Sap-sucking pests

Cabbage aphids wreak havoc in the garden

TOXIC CONTROLS Cabbage aphids produce a mustard oil as a defense to predators like ladybugs and their larvae.

Aphids, or plant lice, are nearly always a problem in the garden. This is particularly true in winter, when it comes to cabbage aphids.

Cabbage aphids (Brevicoryne brassicae) can wipe out a cabbage crop before it ever gets started. Native to Europe, this pest of cole crops is now found throughout the United States.

Like other aphids, cabbage aphids are small, teardrop-shaped, sap-sucking pests that can reproduce at an alarming rate. While soft-bodied cabbage aphids are actually grayish-green, they look powdery blue to grayish-white because of a waxy covering. Cabbage aphids are not difficult to see, because they live in dense colonies that can cover stems, new leaves and entire plants practically overnight. In our moderate climate, these pests produce live offspring year-round.

Aphid defense

Cabbage aphids have an amazing defense mechanism. They produce an enzyme, in their head and throat muscles, which gets combined with defensive chemicals (glucosinolates) from their host plants, to create an explosive chemical reaction. This reaction produces mustard oil. Unfortunately, this “walking mustard oil bomb” defense is particularly effective against ladybug larva.

Vulnerable plants

Cabbage aphids feed on the youngest, most tender parts of new cabbage, broccoli, Brussels sprouts, kale and cauliflower. These pests also eat the innermost parts of cabbage and Brussels sprouts heads. Large colonies can stunt or even kill young plants. Heavy aphid feeding causes leaves to curl up, providing the pests with a protective cover.

Aphid controls

Prevention is key to cabbage aphid control. Row covers are an excellent way to protect young crops while they are getting established. Once aphids are seen, you can often use a strong spray from the garden hose to dislodge them. If that doesn’t work, insecticidal soaps can provide some control. Since some insecticidal soaps may be phytotoxic (meaning sunlight causes them to burn the plant), especially on cabbage and Brussels sprouts, it is a good idea to apply them on a foggy day.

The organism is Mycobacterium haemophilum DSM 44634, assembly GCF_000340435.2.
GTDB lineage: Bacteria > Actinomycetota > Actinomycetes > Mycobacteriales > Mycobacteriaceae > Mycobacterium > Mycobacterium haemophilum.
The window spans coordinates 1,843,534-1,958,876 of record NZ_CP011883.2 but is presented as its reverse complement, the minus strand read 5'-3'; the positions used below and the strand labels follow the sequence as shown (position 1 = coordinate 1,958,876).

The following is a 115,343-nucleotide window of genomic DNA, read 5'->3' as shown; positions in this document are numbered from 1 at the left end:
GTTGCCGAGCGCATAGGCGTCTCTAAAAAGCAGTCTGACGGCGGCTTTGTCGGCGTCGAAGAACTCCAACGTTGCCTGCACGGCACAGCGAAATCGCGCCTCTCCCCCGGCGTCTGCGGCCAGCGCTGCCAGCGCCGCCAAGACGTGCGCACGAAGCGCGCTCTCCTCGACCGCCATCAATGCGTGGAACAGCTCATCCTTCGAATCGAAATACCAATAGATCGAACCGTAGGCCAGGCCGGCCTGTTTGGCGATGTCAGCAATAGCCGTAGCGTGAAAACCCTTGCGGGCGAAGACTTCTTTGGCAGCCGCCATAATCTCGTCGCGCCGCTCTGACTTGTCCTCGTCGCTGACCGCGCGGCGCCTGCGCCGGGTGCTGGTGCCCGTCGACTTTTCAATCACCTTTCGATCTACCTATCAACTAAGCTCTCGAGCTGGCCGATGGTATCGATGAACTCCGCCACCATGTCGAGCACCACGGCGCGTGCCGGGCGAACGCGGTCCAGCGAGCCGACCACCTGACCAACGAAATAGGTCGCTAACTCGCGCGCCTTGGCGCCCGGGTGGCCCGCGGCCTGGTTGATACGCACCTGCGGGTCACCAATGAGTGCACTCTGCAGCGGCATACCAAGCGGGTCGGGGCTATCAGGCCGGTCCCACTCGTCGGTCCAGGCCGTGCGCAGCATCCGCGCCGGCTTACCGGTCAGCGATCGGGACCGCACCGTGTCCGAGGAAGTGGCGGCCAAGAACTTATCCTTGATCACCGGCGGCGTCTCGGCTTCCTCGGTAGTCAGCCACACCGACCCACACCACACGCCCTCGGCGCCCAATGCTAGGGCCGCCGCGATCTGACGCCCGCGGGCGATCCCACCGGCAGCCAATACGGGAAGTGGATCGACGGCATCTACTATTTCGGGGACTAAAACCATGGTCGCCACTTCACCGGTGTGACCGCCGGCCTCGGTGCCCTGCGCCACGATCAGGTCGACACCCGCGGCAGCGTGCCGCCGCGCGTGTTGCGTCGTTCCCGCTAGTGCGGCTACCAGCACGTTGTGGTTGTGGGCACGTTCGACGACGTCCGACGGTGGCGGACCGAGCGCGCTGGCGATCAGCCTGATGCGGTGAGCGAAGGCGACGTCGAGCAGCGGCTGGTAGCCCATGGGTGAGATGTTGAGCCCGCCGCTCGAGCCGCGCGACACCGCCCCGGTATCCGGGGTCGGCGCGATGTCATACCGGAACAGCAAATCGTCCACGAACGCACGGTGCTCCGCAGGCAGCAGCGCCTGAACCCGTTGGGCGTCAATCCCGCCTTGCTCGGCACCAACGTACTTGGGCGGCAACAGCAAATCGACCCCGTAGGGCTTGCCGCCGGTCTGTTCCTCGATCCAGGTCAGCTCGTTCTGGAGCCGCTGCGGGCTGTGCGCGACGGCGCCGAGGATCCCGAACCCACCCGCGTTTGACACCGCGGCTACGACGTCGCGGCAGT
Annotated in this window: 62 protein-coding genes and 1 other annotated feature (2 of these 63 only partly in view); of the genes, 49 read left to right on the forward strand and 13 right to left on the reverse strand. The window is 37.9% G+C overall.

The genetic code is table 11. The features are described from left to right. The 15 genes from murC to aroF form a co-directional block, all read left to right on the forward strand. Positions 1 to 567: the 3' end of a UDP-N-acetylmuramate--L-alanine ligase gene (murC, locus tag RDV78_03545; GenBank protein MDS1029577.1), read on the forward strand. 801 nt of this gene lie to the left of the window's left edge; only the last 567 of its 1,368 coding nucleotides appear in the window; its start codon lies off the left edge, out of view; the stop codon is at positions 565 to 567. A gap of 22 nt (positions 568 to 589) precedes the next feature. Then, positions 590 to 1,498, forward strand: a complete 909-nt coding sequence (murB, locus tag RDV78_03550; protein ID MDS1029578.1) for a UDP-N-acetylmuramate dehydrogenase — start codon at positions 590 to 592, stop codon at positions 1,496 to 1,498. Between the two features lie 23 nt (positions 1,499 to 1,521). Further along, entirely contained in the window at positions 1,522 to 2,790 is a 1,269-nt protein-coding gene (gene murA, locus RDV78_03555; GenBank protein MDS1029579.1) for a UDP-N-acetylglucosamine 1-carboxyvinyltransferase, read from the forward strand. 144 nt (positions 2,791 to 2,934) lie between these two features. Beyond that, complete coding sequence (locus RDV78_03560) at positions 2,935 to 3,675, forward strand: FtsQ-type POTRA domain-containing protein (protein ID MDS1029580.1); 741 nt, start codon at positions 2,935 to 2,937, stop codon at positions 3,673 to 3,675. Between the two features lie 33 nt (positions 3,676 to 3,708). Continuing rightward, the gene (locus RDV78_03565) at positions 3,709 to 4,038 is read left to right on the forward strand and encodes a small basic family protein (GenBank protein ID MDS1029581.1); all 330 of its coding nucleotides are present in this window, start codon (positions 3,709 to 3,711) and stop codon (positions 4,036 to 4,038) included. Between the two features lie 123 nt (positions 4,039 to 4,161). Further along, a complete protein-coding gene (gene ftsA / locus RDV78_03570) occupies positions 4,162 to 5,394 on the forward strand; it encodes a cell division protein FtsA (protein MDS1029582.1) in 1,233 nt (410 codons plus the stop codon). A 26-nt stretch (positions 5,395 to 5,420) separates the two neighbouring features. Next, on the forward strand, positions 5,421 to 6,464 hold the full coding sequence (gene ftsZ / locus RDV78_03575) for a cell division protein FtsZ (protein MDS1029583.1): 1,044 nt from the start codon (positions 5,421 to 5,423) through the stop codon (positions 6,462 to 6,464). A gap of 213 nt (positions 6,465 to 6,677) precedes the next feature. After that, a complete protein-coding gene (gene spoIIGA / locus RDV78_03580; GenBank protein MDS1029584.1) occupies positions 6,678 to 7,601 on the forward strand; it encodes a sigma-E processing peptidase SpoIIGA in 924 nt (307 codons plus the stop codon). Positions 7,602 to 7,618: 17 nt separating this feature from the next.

Another way to make life more difficult for cabbage aphids is to remove any weeds in the mustard family from your property. Cabbage aphids can hide out in the mustard and then return to your garden plants. Pesticides can be used, as a last ditch effort, but aphids are developing resistance to these chemicals—a potentially dangerous spiral.

Another problem with using pesticides against cabbage aphids is that those same chemicals also kill beneficial, predatory insects, such as lady beetles, parasitic wasps and syrphid flies (hoverflies). These helpful insects are natural predators of caterpillars, imported cabbage worms, diamondback moths, loopers, and armyworms, which can cause other problems for your cole crops.

Monitor your plants every couple of days and be on the lookout for cabbage aphids!

Kate Russell is a UCCE Master Gardener in Santa Clara county. Learn more about garden pests at the South County Teaching and Demo Garden, at St. Louise Hospital, 9400 No Name Uno, in Gilroy. Classes are regularly offered to the public. Learn more at mgsantaclara.ucanr.edu. For more information, visit mgsantaclara.ucanr.edu or call 408.282.3105 between 9:30am-12:30pm Monday through Friday.

Kate Russell

Kate Russell is a UCCE Master Gardener in Santa Clara county.

Latest posts by Kate Russell (see all)

About Kate Russell
Kate Russell is a UCCE Master Gardener in Santa Clara county.